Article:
Does this work reliably? Have you experienced any hiccups when the device running your app is either idle or throwing a lot of other work through the runtime event-loop?
I think it’s nice that you’ve separated the refresh-cycle for the tokens from the sending of request. If the token is never expired, you never have to recover from token-expired errors, or wait for a token to be available. I am however suspicious of using setTimeout for this kind of thing
I would say the biggest difference between what I’m looking for, and what you’ve described, is that I can only refresh tokens that have expired. There’s no window in between. One token at the time.
BTW, I was only linking the “Get refresh token and resend original request” topic as I though it might help to short-circuit having some of that conversation again - rather than proposing that my posts there are the solution.
I have to admit, my approach has not really been production tested, so I think in practice a failure to refresh before token expiry will happen occasionally. Not from “throwing a lot of other work through the runtime event-loop”, as I tend to refresh well before the token expiry - at least 30 seconds. But device going idle could easily be a problem.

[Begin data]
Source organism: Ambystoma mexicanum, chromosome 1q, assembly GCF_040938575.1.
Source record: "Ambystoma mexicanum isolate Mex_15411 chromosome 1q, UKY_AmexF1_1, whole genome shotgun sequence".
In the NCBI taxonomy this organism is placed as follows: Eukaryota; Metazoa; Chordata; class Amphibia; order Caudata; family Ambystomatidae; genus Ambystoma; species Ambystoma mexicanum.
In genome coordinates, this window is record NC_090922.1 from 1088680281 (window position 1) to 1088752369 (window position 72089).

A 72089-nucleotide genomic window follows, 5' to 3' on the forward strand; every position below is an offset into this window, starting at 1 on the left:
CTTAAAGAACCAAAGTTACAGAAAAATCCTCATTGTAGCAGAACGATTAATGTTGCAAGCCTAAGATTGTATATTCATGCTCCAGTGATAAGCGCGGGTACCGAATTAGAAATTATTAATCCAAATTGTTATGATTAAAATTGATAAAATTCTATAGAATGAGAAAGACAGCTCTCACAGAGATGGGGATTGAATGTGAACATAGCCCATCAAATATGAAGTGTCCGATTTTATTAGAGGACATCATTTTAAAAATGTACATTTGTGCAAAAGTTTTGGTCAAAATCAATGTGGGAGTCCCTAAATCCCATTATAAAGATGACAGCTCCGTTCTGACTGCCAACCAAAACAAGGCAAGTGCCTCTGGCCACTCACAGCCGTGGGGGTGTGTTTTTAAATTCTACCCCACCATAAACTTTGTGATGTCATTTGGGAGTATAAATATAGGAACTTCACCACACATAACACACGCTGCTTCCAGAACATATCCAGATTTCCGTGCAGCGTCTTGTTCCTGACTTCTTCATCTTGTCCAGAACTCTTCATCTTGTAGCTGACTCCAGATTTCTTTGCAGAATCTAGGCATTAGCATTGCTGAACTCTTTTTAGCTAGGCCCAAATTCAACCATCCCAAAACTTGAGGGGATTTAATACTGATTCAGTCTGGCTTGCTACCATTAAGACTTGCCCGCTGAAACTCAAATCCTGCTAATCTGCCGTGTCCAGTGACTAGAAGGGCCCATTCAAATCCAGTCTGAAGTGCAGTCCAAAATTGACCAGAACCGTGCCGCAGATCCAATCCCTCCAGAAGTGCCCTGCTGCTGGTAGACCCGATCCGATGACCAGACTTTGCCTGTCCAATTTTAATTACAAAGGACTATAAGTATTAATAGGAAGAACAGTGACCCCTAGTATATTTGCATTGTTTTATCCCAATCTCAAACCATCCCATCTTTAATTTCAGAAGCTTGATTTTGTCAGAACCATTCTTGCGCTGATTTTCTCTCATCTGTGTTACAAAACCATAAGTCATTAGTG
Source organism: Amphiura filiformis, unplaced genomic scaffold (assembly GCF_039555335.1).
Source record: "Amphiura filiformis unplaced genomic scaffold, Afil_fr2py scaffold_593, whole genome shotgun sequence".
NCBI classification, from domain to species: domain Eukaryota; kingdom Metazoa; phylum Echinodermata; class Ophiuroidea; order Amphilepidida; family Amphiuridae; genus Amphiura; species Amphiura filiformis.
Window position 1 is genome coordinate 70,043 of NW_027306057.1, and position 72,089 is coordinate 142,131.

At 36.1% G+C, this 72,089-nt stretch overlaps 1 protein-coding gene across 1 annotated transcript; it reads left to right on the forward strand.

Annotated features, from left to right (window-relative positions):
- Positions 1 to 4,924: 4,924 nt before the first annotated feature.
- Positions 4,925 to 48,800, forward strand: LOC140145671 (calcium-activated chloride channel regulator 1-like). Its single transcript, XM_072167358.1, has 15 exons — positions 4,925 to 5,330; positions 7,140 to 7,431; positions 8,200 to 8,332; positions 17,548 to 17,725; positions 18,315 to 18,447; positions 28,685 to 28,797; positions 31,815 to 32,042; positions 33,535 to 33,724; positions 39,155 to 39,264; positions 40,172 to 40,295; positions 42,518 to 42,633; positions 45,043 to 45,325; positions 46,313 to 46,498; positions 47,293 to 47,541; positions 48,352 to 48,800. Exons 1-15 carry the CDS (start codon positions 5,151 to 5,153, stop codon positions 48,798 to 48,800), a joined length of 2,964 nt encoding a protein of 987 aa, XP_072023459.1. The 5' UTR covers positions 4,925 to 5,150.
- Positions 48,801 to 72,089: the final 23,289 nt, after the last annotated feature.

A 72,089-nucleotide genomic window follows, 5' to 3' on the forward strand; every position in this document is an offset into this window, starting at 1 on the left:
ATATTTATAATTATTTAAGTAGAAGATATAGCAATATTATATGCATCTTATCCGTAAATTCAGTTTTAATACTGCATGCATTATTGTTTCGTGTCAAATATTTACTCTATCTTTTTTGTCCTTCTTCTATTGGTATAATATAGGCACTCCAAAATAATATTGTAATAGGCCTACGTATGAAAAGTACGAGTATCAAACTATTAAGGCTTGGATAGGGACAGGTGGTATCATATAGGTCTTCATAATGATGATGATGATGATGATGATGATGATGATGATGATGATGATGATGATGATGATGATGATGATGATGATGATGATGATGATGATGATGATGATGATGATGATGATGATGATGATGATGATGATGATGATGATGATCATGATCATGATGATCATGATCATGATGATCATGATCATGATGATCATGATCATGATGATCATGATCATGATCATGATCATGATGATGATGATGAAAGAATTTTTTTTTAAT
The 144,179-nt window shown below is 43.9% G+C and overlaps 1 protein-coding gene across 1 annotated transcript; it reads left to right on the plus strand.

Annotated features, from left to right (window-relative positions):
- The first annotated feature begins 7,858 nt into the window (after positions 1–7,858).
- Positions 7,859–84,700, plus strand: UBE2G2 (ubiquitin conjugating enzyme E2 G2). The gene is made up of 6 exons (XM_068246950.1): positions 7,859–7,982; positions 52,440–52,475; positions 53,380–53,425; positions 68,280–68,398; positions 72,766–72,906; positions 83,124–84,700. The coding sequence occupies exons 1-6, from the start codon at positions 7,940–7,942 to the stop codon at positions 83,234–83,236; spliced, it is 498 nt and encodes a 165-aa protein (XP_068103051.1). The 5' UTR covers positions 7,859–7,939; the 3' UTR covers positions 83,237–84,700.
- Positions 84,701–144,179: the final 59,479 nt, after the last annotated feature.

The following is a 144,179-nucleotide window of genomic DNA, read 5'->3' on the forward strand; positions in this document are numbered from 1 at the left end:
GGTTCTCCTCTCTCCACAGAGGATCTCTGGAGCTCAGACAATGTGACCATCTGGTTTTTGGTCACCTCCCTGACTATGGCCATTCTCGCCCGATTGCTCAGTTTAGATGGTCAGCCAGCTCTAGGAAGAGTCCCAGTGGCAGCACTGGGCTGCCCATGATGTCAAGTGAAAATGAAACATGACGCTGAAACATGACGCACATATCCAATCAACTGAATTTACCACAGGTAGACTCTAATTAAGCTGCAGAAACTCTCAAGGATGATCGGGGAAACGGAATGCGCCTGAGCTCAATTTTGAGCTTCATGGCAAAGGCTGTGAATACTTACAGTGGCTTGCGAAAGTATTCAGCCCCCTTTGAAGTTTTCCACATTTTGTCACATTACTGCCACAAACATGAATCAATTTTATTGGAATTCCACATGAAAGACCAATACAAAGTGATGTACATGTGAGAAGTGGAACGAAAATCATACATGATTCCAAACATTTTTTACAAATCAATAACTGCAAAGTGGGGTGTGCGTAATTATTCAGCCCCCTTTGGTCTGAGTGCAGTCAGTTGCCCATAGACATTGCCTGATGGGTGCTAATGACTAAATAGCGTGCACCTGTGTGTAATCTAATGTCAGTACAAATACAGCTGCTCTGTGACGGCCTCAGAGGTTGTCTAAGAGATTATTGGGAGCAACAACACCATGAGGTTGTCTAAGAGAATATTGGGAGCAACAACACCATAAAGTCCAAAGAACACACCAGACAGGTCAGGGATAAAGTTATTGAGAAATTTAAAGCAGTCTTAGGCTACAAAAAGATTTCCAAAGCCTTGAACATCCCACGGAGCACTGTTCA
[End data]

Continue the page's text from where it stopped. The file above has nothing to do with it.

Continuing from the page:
One possible solution, might be to run a periodic timer of say 1 second. And re-check the current time vs token expiry time. Then if a device goes idle, it will re-check its token 1 second after waking up, and this could trigger a refresh. Of couse, an HTTP request could easily happen in that 1 second too…
Constrained by the back-end? So I guess no choice but to figure out a way of replaying requests.
I wonder, could an HTTP Task be written such that when it produces a Result of Err, that the Err contains a copy of the original Task, such that it can be replayed?
Which is totally appropriate Read through it to get some input!
Yes - This is why I’d love to see if other people have done anything in the same space, so I don’t have to think as hard about it
I was hoping this thread could be about exploring what I described in the initial post
I have implemented this design before. You can totally andThen your way to “success”, but the problem is that if multiple things run concurrently, they will all try to refresh the token independently. I need a nice way to coordinate this effort - for example:
The first ExpiredTokenError sets the app in a “refreshing state”
Every consecutive failure after the first enqueues a retry for itself
New authenticated-requests are kept pending until the “refreshing state” is done. Then they are batched along with retries.
This works kinda nicely, but as you can imagine, it got a bit complicated
Assume you’re using a web-app where the JWT is expired , but can be refreshed: